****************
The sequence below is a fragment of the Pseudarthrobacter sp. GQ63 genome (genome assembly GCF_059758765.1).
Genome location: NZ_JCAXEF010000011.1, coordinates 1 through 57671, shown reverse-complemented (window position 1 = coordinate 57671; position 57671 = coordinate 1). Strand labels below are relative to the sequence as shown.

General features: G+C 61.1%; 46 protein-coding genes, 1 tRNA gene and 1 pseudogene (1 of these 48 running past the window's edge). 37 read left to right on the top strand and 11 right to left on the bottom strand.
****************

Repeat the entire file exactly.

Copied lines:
The sequence below is a fragment of the Pseudarthrobacter sp. GQ63 genome (genome assembly GCF_059758765.1).
Genome location: NZ_JCAXEF010000011.1, coordinates 1 through 57671, shown reverse-complemented (window position 1 = coordinate 57671; position 57671 = coordinate 1). Strand labels below are relative to the sequence as shown.

General features: G+C 61.1%; 46 protein-coding genes, 1 tRNA gene and 1 pseudogene (1 of these 48 running past the window's edge). 37 read left to right on the top strand and 11 right to left on the bottom strand.